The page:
I didn't mean there is no actual thermal difference between floor and standing height, I mean one that makes you say 'dang that's hot versus one' that won't make a difference while in PPE. 400-500 degree temps is well within PPE limits, and also well within tolerance while wearing PPE. And again, if the structure is ventilated properly then that high heat isn't there. It's been done over and over again in burn buildings. Closed structure, high heat. Ventilated structure, very little heat even with the fire rolling.

    Either way kind of a moot point. Watched the video again several times. The pattern at the nozzle test is 30 degrees or less, far from a wide fog. It also appears that they walked up to the door and crawling in when getting there. The 3rd FF in can be clearly seen to be on their knees.

    I'm all for going home after the call, washing the PPE, and far from someone burning the helmet for pride's sake. A chest-pounder I'm not. Was just opening it up for discussion since it was there.

    And no, the recruits are taught to crawl, and when in doubt I do the same. But after many years on the job there's not one person in the fire service that can say they do it exactly like it's done in recruit class. Crawling is a case by case basis we all make a decision on based on experience.
    Last edited by BC79er; 06-15-2006 at 12:11 PM.

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    Quote Originally Posted by BC79er
    If a gust of wind sends a fireball out the front won't there be fire at every point of the open area (door, window) so there won't be much of a difference in where you are would there?
    Not necessarily, Air flow isn't the same at floor level as it is a celing height due to furniture and other obstructions lower to the ground...it is one of many reasons firemen are taught to stay low. Is this standing up upon entry a standard method taught to probies in your area of the country?

    I didn't mean there is no actual thermal difference between floor and standing height, I mean one that makes you say 'dang that's hot versus one' that won't make a difference while in PPE. 400-500 degree temps is well within PPE limits, and also well within tolerance while wearing PPE. And again, if the structure is ventilated properly then that high heat isn't there. It's been done over and over again in burn buildings. Closed structure, high heat. Ventilated structure, very little heat even with the fire rolling.
    No reason to tempt fate and saturate your gear with additional heat...we aren't talking about burn buildings my friend...we are talking real world. All we see in this video is the same thing they saw...the front...the sides and rear are essentially unknowns to us and the men on the nozzle. I see no reason or benefit to walking in when considering the possible consequences that might result from doing so.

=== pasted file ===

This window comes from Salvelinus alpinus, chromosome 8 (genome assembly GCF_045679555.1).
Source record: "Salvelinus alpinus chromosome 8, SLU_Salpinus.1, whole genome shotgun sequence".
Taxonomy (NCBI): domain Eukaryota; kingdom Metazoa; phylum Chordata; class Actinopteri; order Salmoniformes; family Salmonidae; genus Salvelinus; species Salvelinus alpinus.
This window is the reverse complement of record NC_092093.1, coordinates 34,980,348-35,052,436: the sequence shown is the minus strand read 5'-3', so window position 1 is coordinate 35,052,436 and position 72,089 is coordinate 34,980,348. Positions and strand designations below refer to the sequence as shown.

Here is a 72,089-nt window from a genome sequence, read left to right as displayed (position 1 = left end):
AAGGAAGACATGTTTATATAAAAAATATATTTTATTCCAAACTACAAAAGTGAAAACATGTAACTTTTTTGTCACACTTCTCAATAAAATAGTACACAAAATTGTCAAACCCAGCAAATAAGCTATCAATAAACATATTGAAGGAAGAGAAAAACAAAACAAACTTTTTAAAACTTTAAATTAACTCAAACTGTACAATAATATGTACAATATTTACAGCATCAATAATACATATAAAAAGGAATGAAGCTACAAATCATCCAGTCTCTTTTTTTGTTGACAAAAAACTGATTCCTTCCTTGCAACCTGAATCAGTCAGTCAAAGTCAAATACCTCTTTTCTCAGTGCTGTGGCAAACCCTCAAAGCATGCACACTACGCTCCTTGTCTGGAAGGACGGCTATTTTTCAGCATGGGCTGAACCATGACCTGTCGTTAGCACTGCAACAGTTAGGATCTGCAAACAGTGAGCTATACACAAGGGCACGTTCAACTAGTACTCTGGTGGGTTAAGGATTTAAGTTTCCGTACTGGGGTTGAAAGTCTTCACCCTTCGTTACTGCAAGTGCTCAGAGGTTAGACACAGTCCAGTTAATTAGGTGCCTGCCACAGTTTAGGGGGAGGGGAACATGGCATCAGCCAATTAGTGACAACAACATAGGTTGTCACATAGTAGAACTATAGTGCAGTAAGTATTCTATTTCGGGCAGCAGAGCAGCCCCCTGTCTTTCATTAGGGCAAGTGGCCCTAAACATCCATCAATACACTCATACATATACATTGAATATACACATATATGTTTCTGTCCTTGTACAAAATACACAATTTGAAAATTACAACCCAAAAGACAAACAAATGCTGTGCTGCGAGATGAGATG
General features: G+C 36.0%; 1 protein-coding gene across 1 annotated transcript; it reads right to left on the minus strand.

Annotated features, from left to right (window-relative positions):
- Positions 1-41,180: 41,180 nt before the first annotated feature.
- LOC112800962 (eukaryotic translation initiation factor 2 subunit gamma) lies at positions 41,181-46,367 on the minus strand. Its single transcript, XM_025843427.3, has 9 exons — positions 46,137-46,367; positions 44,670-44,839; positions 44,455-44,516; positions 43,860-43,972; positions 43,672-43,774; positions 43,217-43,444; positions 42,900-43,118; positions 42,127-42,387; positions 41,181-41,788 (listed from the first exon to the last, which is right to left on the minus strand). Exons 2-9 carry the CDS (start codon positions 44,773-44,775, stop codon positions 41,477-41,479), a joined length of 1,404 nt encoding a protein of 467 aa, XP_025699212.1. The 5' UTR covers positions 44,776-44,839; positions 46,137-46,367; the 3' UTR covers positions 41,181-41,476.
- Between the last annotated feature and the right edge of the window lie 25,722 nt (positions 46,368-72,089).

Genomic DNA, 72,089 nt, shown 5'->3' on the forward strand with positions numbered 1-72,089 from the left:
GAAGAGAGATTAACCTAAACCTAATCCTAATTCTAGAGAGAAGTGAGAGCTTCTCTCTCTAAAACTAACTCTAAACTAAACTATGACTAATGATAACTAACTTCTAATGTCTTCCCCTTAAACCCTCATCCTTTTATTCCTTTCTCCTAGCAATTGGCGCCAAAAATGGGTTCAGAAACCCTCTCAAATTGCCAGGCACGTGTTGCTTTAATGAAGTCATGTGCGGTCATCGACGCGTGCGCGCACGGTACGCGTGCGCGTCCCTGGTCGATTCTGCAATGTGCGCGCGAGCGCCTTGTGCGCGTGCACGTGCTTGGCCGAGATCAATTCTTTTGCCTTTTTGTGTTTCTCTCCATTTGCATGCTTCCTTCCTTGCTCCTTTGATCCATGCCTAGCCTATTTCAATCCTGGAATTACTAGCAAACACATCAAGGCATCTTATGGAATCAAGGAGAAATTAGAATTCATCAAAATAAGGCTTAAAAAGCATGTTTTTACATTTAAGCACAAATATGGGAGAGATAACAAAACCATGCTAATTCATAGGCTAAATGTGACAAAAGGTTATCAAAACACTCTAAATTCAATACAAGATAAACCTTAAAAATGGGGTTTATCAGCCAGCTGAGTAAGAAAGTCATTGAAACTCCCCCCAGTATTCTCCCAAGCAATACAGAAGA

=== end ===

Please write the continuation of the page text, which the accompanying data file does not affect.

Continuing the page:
Either way kind of a moot point. Watched the video again several times. The pattern at the nozzle test is 30 degrees or less, far from a wide fog. It also appears that they walked up to the door and crawling in when getting there. The 3rd FF in can be clearly seen to be on their knees.
    You say 30 I say 50...eitherway it was much to big and I know what happens when a fog stream like that is used on a fire like that...I did it when I was very new and very inexperienced years ago and along my ensuing experience with reams of tactical articles and texts in the past few decades to support my position I would say if that nozzle wasn't a tight straight stream it wasn't the optimum choice for this interior fire and certainly didn't make the push any easier for the men.

    It is hard to tell at what point they drop to their knees as they are inside...however the back-up man is inside when he does and I would think considering the mechanics of what happens when the lead man drops the back-up man is sure to follow at essentailly the same time. Regardless the nozzleman is anywhere from 5 to 10 ft in before he drops...he should have been on his knees at 0 ft. That floor might or might not have been there at 3,4,6 or 8 ft.

    People talk about getting back to basics...well this is Engineman basics 101 and it is unfortunate that this should even be an issue today.

    FTM-PTB

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    Walking to the point of entry is pretty standard in both areas I've been in, then dropping right before the point of entry, not inside the point of entry. Given the fire spread out to the porch roof area I might have knocked that down before heading in myself, just to make sure it didn't keep burning and fall. But from the limited video time and range it was taken at we can't tell if they already checked that out or not.

    Wind dynamics changing from furniture and other items makes sense, but in a blowout there won't be much difference if the whole room gets rocking. At higher velocities the wind will go around the furnishings initially, but they do give something to duck behind.

    And I'm not disagreeing with crawling first, but depending on conditions no reason to stay that way if mobility and quicker reactions are needed. Even in the real world I've gotten up when the structure has been ventilated. Due to cheap construction around here the fires zips up into the attic and have a hole in the roof before anyone even calls us, so most times it has self-ventilated before arrival. I've always found little to medium smoke and little heat in the living areas when that happens. And on the rare occasion when we've gotten to cut the roof open, we put the PPV in place, the temp and smoke go away quick too. Call it the one slight chance I take, but if I can see more than 6 feet, I stand up after reaching up to check thermal barrier with my hand. Gloved hand that is.